To me, a "message" intends to communicate a specific thing. For example, if you said, "I want to write a story demonstrating that in a meeting of two cultures, the only way to achieve a peaceful coexistence is for the minority culture to adopt the public traditions of the majority culture," that would be a message, a very specific opinion, and I think that it would be extremely likely to be a preachy, shallow story.

    If you said, "I want to write a story exploring the meeting of two cultures," that wouldn't be a message, IMO; it would be somewhere between a "theme" and a mere decision about setting and situation.

    When you add "universality of difficulties" then you're getting closer to a message--you're pre-demanding that your story present difficulties. If you find that your characters from two different cultures are getting along beautifully, negotiating their potential conflicts, you may not explore that interesting phenomeonon. You may feel pressure to insert a difficulty, to blunt their coping abilities, to alter their personalities to produce the effect that you anticipated. Without that pressure, that relationship might have been a fascinating core of a story different from the one that you'd intended to write. With it, it might be a much less valuable, less complex story.

    You see that I say "might". I'm sure that it's possible to deliberately set out to communicate a very specific message, and to be successful at it. I just think that the odds are against it.
     
  21. Wreybies
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    Wreybies The Ops Pops Operations Manager Staff Contest Administrator Supporter Contributor

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    My stories are always well planned. I know where they're going.

    They're not alive. I don't have to feed them. They do what they are meant to do in my stories. I am not a character first, create a story for that character writer. I have a clear idea of the story I want to tell, a script, so to speak. I cast the parts once the script is in an outline form.

    Any story ever written might have been an infinite number of other stories had the author made this or that choice differently. I cannot see how a story that has planning and direction would lead or even tend to lead to something less complex or less valuable, the last term being such a subjective one as to be meaningless.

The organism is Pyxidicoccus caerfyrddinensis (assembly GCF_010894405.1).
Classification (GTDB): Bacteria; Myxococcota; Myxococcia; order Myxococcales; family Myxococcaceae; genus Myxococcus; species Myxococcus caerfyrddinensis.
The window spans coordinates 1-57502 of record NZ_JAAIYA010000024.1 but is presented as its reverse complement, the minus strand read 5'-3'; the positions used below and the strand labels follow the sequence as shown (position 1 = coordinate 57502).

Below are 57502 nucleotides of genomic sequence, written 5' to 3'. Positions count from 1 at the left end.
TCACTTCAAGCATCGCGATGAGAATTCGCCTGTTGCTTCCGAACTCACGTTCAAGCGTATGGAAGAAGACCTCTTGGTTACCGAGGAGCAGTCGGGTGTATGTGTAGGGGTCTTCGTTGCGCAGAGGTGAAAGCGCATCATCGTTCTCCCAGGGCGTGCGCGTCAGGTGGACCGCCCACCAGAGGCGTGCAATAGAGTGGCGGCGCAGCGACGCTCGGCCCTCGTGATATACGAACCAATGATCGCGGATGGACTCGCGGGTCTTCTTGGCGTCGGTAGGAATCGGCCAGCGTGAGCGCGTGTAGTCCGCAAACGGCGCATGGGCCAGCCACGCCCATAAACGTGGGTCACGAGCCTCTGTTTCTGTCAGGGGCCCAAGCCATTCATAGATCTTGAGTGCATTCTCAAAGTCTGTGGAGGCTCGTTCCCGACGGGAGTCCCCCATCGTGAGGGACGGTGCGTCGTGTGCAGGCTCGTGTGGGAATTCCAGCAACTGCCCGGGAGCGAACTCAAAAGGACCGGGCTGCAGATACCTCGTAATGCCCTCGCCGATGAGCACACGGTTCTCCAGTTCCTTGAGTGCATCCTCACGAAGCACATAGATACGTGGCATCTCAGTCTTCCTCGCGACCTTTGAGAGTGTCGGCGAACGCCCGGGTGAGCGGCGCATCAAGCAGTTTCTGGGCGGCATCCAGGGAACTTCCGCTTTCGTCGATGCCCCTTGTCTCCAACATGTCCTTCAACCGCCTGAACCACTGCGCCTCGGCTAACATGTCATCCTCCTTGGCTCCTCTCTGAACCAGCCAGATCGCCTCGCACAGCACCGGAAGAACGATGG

Well, I think much of this comes from having very different writing processes, hence our opinions on the matter are going to be subjectively prejudiced to our respective process. From what you have mentioned in this post, it seems clear that you form a person or people about whom you want to create a story. I start with the story first. My characters become who they become, flesh out and fill in, because of the pressures and stresses they face in the story I outline.
     
  22. nhope
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    nhope Contributing Member Reviewer

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    Good writing should have an impact on the reader but that must come from the characters and not the author. The reader absorbs the story and interprets the meaning in a way that benefits him, and that is entirely dependent on his mood and personal situation at the time. You want him to either love the story or hate it, but not be indifferent.

    The author starts out with a personal premise, or motivation, and tries to prove or disprove that throughout the story. The reader can choose to agree or not but that doesn't matter. What matters is does it make the reader see/feel/think/observe people or situations differently than he did before he read the story, even if only for a slice of time.

    That imprint can be called a message or a moral or a lesson or an epiphany, so maybe it is semantics but moreso, maybe it's what you need it to be as the author.
     
  23. JetBlackGT
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    JetBlackGT Contributing Member

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    If you must have a message, the main character needs to learn it at the same time as the audience. Me thinks. But I've been known to be wrong before. ;-)
     
  24. TerraIncognita
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    TerraIncognita Aggressively Nice Person Contributor

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    This is how I feel about it too. Books should speak they shouldn't cram ideas down a person's throat. :p


    I think it's semantics. People tend to get their words mixed up.
     
  25. maskedhero
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    maskedhero Active Member

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    This of course brings up another great and challenging question. All of the "shut your brain off" stuff that passes for entertainment, especially in television and film, may inadvertently be pushing a message that we don't particularly like. Things meant to be meaningless, like reality TV, may garner meaning despite trying to shake it off at Every. Little. Moment.